The Irwindale Speedway is hosting Santa’s Speedway Christmas Lights Drive-Thru, created by Mobile Illumination, the company that’s done holiday lighting for the Grove and Universal Studios, says spokeswoman Rachel Rogers. According to organizers, for $59 per car (maximum eight passengers), participants get the “thrill” of driving two miles on a real NASCAR race track (at slow speeds) through a 30- to 45-minute light show that includes scenes from Santa’s workshop, a 100-foot Christmas tree made of lights, and an LED forest of giant lollipops and other treats. As with all these venues, check ahead before you go in case of COVID-related closures. Online ticket sales only.
Six Flags Magic Mountain in Valencia is opening its park to cars through Jan. 3 for its Holiday in the Park Drive-Thru Experience, allowing visitors to drive a prescribed route through the park to admire the twinkling lights, seasonal music and decked-out characters, including Santa and his elves. Just remember, you can’t get out of the car. Tickets are $30 per person on Christmas Day, with a minimum of two tickets per car.
Altadena’s Christmas Tree Lane at East Mariposa Street and Santa Rosa Avenue is celebrating its 100th anniversary of lighting the lane, but this year the annual lighting ceremony and other events were canceled due to COVID-19.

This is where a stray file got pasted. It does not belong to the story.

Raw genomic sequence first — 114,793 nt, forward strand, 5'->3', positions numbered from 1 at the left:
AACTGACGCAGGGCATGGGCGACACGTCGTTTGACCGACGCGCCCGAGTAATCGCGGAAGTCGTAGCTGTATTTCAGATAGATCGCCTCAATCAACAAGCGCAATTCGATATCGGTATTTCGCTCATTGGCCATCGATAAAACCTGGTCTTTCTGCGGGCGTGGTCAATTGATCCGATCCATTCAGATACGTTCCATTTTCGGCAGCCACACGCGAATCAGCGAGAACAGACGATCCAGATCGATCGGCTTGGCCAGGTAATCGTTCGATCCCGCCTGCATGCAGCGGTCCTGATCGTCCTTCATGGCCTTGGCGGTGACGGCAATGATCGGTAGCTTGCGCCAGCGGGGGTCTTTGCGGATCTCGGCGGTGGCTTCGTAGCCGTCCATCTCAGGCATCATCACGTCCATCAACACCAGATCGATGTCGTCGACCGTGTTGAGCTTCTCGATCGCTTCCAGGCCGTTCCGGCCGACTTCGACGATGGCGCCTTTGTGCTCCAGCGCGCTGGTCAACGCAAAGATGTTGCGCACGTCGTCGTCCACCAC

Pasadena’s Upper Hastings Ranch neighborhood association will continue its 69-year-old tradition of displaying holiday lights and decor through Jan. 2, from 6 to 10 pm. in the area of Hastings Ranch Drive and Sierra Madre Boulevard. Photos of what to expect are posted on its Facebook page and website.
Torrance’s Seaside Rancho neighborhood, otherwise known as the popular Sleepy Hollow Christmas Lights, will be lit this year, but the city is trying to discourage crowds by putting up no-stopping signs along the main display streets of Doris Way, Sharynne Lane, Reese Road, Carol Drive and Linda Drive. Visitors traditionally park and walk along the streets to admire the lights, but the city is hoping that its no-stopping rules will reduce foot traffic this year. The city website notes that large gatherings are prohibited and urges visitors to social distance and wear masks. The lights are typically on from 6 to 10 p.m.
The city of Beverly Hills has installed a new Visions of Holiday Glamour in the center median of its famous shopping street, Rodeo Drive, to complement its usual lavish holiday decor. The new display, which runs through Jan. 3, features 10 statuesque mannequins donned in elaborate gowns made of winter foliage, florals and metallic holiday ornaments, along with palm trees ablaze in white lights. You can, of course, cruise the street in your car, but if you stop to do some tony window shopping or selfies under the street sign, be sure to bring a mask and practice social distancing.
This story originally appeared in Los Angeles Times.